Last Night in Twisted River, By John Irving
When John Irving's novels are this exceptional, he can return to his favourite tropes as often as he likes
Sunday 01 November 2009
Repetition, repetition, repetition: there are those critics who have long implied that John Irving – with his recurring themes, locations, motifs and misadventures – has been writing the same book since his breakthrough, The World According to Garp, in 1978. Last Night in Twisted River does not need such readers. While it is (partially) set in New England, contains deadly accidents, single-parent families, bears and young boys sexually awakened by older women, it is also the most poetic and powerful of Irving's work to date.
Repetition of all kinds is purely deliberate. Chapter one, in which a boy of 15 is swept to his death in a logging accident in Coos County, northern New Hampshire, in 1954, ends: "As for the river, it just kept moving, as rivers do – as rivers do. Under the logs, the body of the young Canadian moved with the river, which jostled him to and fro – to and fro..." The following 550 pages sweep across 51 years, and the ripples of this unhappy accident wash against the lives of a handful of people who scarcely knew the young victim.
The three men at the story's core are Ketchum, a crusty old logger, every inch the sort of hero you might find in the work of Cormac McCarthy, though here fully fleshed out; Dominic Baciagalupo, a kind-hearted chef with a limp and a secret; and Daniel, Dominic's son, 12 years old at the time of the accident and through whom we see the world shift from manual labour, through sexual and digital revolutions, to (almost) the present day. It is Daniel, unsettled at the death of the young logger, who sets the plot's wheels in motion when he mistakes Injun Jane, the woman his father is having an affair with, for a bear, and kills her with a skillet pan.
This being Irving, it is a pan with provenance, and until Daniel is told the truth about his past, said skillet waits fatefully for his entirely understandable misunderstanding. Daniel's guilt, then, is shared by his father. But there is no time to dwell on such things, as Jane's partner, Cowboy Carl, the volatile cop of Coos County, would love nothing more than to exact his own revenge on the snooty cook and his stuck-up kid.
Though the book is too subtle and gentle to trumpet itself as Irving's Great American Novel, the story of Dominic and Daniel, as they leave their past behind (we next catch up with them in Boston in 1967), is none the less the story of the United States itself. When good people have to leave or stay silent for fear of the violent reprisals of lawless lawmakers, Irving's parallels are clear. That history – the fall of Saigon, 9/11 – plays out on TV sets in the background to major events in the novel's own twisted tale is merely Irving, at his most masterly, making metaphorical mischief.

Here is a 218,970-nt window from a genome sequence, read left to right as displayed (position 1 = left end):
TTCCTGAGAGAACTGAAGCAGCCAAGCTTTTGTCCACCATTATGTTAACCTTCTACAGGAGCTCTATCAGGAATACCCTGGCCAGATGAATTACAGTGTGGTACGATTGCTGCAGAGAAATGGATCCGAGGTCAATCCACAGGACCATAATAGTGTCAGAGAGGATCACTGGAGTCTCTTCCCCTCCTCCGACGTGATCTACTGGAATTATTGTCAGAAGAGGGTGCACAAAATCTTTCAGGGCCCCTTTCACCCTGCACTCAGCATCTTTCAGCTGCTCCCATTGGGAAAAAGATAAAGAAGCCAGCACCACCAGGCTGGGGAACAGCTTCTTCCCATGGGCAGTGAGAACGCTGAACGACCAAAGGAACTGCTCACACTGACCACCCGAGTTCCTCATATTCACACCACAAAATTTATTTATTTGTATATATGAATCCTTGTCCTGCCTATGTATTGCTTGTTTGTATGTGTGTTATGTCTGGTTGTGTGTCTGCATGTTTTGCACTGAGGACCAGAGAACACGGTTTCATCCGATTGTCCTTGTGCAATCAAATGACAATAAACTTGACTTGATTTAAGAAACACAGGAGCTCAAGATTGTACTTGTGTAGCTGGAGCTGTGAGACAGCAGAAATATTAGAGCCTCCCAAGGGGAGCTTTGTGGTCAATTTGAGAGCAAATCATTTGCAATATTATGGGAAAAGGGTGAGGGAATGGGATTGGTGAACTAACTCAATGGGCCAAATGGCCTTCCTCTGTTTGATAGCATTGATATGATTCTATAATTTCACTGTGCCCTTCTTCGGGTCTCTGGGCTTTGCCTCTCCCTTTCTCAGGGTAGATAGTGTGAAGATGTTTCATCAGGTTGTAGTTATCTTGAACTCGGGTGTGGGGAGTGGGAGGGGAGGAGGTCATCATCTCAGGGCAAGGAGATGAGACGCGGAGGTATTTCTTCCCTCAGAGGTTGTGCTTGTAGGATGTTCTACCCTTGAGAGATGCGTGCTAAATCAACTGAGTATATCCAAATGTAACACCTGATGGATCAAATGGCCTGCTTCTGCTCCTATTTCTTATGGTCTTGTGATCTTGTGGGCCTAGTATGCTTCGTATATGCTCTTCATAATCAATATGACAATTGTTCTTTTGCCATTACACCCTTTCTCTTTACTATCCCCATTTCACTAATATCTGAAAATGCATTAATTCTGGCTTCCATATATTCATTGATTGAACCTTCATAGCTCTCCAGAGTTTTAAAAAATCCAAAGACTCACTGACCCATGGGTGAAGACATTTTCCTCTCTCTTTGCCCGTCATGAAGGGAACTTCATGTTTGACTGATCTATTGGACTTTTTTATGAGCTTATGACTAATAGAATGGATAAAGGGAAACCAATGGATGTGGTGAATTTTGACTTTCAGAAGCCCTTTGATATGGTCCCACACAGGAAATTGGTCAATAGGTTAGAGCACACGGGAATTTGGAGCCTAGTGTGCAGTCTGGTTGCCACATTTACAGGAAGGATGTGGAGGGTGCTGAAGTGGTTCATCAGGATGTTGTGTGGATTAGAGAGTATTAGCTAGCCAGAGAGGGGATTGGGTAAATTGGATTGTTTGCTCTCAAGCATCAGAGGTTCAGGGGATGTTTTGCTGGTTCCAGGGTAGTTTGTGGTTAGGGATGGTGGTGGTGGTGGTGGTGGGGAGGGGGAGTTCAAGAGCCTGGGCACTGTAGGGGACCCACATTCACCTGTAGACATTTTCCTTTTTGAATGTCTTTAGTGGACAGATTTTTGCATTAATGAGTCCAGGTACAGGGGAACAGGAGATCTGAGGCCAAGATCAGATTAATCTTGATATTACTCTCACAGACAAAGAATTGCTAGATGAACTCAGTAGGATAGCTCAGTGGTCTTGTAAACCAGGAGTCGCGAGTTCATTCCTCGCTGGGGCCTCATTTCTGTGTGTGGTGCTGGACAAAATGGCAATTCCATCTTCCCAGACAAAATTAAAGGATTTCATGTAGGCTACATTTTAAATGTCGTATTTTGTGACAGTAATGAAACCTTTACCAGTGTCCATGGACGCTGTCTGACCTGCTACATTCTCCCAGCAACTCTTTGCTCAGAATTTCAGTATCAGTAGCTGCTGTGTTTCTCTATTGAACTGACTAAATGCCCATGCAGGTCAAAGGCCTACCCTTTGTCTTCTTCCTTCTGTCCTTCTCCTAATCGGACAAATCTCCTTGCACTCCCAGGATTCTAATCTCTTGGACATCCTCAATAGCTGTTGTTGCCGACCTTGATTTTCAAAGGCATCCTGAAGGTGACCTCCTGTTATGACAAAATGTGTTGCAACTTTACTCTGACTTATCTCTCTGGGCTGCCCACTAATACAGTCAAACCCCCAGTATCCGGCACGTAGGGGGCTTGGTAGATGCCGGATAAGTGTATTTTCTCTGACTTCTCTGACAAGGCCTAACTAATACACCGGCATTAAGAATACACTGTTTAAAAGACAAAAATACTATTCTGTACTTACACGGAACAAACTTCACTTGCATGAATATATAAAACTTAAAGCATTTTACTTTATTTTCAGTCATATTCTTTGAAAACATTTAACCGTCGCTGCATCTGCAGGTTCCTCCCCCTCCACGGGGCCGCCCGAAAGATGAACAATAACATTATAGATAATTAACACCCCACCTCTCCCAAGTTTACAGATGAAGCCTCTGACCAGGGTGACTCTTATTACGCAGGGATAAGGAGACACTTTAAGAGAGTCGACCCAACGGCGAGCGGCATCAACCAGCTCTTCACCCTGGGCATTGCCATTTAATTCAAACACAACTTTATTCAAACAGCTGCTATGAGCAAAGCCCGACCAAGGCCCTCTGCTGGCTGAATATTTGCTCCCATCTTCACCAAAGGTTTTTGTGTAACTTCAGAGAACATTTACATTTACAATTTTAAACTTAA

"It's not difficult to make the case that John Irving is the greatest American novelist of his generation," Irvine Welsh wrote recently. And beyond the simple fact that this is another great read, Irving is also, perhaps, the only modern American writer able to seamlessly merge the small detail with the significant event, while writing books that balance literary authority with mass-market appeal.
If there is a message to the repetition in his work, it is simply this: that we live in a world in which accidents happen, and that what we still call "dysfunctional families" have, without anyone really noticing, become the norm. Though his books have long charted this sociological shift, they are political largely in the personal sense. Towards the end of the novel, one of the many women in Daniel's life states flatly: "Conservatives are an extinct species, but they don't know it yet."
For all its loss, sadness, change and uncertainty, Twisted River is, then, like all Irving's best works, the sound of hope echoing gently against the madness of modern life.
And why are 'southern' ways of speaking spreading north?
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